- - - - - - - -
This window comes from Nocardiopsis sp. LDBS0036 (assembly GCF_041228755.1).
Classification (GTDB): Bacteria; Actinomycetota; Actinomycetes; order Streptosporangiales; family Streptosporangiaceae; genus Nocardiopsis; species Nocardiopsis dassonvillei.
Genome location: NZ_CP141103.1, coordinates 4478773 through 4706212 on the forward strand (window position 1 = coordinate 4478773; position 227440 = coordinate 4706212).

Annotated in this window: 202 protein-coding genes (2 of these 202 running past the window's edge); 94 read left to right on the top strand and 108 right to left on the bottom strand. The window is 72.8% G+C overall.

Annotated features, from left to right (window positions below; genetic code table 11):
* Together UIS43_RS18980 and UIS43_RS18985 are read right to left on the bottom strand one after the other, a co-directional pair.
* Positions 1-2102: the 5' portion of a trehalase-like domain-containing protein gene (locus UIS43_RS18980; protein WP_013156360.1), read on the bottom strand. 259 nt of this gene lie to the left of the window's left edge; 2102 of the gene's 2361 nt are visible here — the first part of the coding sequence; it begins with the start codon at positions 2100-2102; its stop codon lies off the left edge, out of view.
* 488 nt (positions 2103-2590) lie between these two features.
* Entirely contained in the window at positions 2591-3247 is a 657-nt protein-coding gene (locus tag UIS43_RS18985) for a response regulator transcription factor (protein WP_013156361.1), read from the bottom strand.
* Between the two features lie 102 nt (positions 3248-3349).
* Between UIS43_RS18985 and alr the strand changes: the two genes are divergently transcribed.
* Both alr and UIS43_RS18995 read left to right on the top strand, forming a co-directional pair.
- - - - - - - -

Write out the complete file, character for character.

This window comes from Nocardiopsis sp. LDBS0036 (assembly GCF_041228755.1).
Classification (GTDB): Bacteria; Actinomycetota; Actinomycetes; order Streptosporangiales; family Streptosporangiaceae; genus Nocardiopsis; species Nocardiopsis dassonvillei.
Genome location: NZ_CP141103.1, coordinates 4478773 through 4706212 on the forward strand (window position 1 = coordinate 4478773; position 227440 = coordinate 4706212).

Annotated in this window: 202 protein-coding genes (2 of these 202 running past the window's edge); 94 read left to right on the top strand and 108 right to left on the bottom strand. The window is 72.8% G+C overall.

Annotated features, from left to right (window positions below; genetic code table 11):
* Together UIS43_RS18980 and UIS43_RS18985 are read right to left on the bottom strand one after the other, a co-directional pair.
* Positions 1-2102: the 5' portion of a trehalase-like domain-containing protein gene (locus UIS43_RS18980; protein WP_013156360.1), read on the bottom strand. 259 nt of this gene lie to the left of the window's left edge; 2102 of the gene's 2361 nt are visible here — the first part of the coding sequence; it begins with the start codon at positions 2100-2102; its stop codon lies off the left edge, out of view.
* 488 nt (positions 2103-2590) lie between these two features.
* Entirely contained in the window at positions 2591-3247 is a 657-nt protein-coding gene (locus tag UIS43_RS18985) for a response regulator transcription factor (protein WP_013156361.1), read from the bottom strand.
* Between the two features lie 102 nt (positions 3248-3349).
* Between UIS43_RS18985 and alr the strand changes: the two genes are divergently transcribed.
* Both alr and UIS43_RS18995 read left to right on the top strand, forming a co-directional pair.